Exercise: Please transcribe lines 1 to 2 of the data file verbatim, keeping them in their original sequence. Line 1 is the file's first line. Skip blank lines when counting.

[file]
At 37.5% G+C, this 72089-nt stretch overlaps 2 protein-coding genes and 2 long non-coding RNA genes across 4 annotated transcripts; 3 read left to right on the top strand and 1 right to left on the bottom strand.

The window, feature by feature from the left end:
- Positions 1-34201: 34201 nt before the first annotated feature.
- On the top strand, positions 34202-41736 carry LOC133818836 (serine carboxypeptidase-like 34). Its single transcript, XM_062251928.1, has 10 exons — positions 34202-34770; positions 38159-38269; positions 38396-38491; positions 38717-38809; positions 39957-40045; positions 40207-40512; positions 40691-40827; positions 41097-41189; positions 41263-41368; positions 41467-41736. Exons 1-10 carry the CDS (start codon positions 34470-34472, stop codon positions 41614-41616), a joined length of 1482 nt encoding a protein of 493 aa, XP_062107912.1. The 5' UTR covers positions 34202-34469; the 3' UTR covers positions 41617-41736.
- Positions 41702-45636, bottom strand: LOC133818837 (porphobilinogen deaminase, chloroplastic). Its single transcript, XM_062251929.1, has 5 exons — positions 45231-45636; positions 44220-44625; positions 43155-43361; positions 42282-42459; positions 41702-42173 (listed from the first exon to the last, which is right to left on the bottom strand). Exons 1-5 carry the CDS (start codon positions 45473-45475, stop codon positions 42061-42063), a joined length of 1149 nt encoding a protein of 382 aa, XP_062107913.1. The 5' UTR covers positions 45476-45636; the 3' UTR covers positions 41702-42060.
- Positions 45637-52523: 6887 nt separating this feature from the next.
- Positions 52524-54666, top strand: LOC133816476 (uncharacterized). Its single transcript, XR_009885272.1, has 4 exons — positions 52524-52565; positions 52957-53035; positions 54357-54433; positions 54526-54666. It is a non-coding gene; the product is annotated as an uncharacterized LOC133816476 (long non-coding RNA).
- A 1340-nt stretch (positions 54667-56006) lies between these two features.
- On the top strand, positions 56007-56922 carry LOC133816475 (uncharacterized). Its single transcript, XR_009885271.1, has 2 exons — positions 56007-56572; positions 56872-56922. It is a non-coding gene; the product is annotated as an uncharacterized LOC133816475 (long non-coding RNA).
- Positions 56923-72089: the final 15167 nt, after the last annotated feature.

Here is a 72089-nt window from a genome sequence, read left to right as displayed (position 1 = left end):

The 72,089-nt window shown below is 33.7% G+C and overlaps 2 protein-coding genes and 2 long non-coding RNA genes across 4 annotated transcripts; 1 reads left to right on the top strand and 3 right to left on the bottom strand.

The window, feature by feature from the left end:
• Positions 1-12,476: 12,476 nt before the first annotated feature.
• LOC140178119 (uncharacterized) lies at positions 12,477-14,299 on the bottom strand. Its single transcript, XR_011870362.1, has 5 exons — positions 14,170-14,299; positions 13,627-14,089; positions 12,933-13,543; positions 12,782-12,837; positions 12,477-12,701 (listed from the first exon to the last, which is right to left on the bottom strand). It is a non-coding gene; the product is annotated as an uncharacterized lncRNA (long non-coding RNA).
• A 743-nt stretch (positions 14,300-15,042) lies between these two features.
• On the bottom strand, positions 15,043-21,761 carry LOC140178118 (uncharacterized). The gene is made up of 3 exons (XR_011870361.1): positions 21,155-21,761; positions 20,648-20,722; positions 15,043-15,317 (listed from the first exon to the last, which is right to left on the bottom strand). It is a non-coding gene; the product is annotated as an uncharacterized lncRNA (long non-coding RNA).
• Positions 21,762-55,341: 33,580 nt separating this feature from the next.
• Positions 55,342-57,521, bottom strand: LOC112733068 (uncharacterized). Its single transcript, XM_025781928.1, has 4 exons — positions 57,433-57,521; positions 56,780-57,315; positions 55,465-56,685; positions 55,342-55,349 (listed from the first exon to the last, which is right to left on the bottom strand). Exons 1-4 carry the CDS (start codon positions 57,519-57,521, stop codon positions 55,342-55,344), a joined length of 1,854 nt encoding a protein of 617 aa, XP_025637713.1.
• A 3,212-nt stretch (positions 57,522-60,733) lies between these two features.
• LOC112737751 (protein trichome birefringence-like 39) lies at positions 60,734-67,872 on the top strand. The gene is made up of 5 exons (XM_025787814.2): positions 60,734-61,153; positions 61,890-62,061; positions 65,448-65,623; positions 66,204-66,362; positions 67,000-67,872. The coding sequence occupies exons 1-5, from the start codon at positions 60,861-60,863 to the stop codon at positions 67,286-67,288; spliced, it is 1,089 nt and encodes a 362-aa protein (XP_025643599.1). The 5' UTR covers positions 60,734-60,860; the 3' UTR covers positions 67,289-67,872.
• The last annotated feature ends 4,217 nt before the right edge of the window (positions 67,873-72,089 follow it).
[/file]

At 37.5% G+C, this 72089-nt stretch overlaps 2 protein-coding genes and 2 long non-coding RNA genes across 4 annotated transcripts; 3 read left to right on the top strand and 1 right to left on the bottom strand.

The window, feature by feature from the left end: